Hola from sunny Valencia 🌞
Last week I wrote about home-as-a-service and living in Airbnbs full-time.
Prior to founding Creator Cabins, Jon was Director of Product, Shoppers, and Marketplace at Instacart, where during the pandemic, he grew their workforce of shoppers 500%. 🤯
All of this gives Jon some unique insights into both the creator and gig economies, crypto, and where are all of this is heading.
He also recently published an excellent essay on the history of centralization and decentralization cycles in Western Civilization that we discuss in detail in the episode.
After we recorded, Jon and the Cabin DAO were featured in a New Yorker article about DAO’s:
The group created a token, which it sold to crowdfund a budget, and allowed the token holders to vote on who would be granted residencies. One attendee, Julian Weisser, later helped create ConstitutionDAO while staying at the cabin.
There are now around two hundred and eighty token holders able to vote on Cabin’s future. Hillis described the organization as a “decentralized city,” aiming to build spaces around the world and connect them through digital tools.
Jon and the Cabin DAO are not the only ones building a new city…
Silicon Valley is now in the business of building cities. Everywhere you look, founders are launching efforts to build new communities and entirely new cities.
Culdesac, a company building a1,000 resident walkable community in Tempe, Arizona, co-founded by Y Combinator alumnus Ryan Johnson, just announced a $30 million Series A raise. Jet.com founder and Walmart eCommerce executive Marc Lore is planning to build Telosa, a 5 million resident city of the future somewhere in the American West.
Before he builds a city on Mars, Elon Musk is building a city in Texas around the SpaceX launch site. Silicon Valley is enthralled with Próspera, a new city focused partly on the remote work economy, located on the Honduran island of Roatán.
I find all of this exciting and inspiring, but realistically, building a new city is a huge, ambitious project and it’s going to take a long time. Fortunately, if you don’t like the place you live, you don’t have to build a new city…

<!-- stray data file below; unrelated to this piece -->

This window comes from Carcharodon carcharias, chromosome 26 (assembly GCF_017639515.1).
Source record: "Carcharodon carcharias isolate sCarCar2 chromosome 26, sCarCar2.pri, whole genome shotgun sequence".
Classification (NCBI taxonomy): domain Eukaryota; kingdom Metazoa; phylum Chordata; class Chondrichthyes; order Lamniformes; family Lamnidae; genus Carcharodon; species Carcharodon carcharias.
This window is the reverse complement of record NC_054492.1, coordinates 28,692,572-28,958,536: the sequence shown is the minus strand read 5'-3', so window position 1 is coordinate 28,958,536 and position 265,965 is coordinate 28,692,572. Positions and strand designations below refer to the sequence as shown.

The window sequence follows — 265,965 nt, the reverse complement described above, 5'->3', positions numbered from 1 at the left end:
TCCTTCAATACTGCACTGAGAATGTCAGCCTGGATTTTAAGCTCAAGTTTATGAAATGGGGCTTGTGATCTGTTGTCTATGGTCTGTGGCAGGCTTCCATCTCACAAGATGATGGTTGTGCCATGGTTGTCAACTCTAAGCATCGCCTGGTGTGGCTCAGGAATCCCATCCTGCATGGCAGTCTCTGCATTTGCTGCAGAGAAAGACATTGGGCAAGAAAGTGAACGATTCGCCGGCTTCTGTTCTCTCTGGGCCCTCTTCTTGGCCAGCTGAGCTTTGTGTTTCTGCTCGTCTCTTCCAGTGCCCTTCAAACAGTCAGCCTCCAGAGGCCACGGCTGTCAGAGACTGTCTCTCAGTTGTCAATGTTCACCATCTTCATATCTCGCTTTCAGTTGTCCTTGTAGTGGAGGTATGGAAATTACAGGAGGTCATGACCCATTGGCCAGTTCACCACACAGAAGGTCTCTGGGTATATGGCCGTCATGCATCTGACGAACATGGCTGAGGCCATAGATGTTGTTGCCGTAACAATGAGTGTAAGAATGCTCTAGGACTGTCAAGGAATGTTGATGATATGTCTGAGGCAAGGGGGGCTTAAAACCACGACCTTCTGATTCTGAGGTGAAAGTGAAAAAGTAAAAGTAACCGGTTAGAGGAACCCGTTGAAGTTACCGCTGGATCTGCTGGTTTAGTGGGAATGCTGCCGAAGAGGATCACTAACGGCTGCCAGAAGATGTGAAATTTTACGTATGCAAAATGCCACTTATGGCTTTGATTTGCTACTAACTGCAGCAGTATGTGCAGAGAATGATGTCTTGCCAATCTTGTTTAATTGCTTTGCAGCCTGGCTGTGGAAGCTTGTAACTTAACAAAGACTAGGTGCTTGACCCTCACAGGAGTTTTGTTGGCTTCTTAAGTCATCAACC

Just Find a Place You Love
Spending time in a place that you love — a place the gives you energy instead of draining it —has to be one of the most underrated “life hacks”.
I just got off the phone with a friend and fellow digital nomad who is based in Phuket, Thailand at the moment. He was telling me that his company is thriving and he’s in the process of raising capital for a new venture.
“It’s all happening at once” and he’s “working non-stop”, but he said he doesn’t feel stressed.
“Why not?”, I asked.
“Because I’m staring at the ocean while I work. And whenever I want I can take break and go for a walk on the beach for 20 minutes with my girlfriend” (also helps that he’s doing work he loves and finds meaningful).
Want to Become a Digital Nomad Too?
I’m planning to offer a live, online course on becoming a digital nomad soon. I’ll be teaching how to take your life on the road and experience the best the world has to offer.
What questions do you have about becoming a digital nomad? I want to make sure I address them all in the course.
Take a moment now and send me any questions you have and I’ll send you a private discount when the course goes live as a special ‘thank you’.
Lightning Round ⚡
A few quick posts from social media that I want to share with you.
I love this post from Visualize Value on Instagram – clever and concise as always:
And a related thought from me on Twitter:
That’s all for this week. More soon!
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I write occasional emails to share what I’m thinking, learning, and doing. It’s all related to the idea of breaking free from the “default plan” in life.
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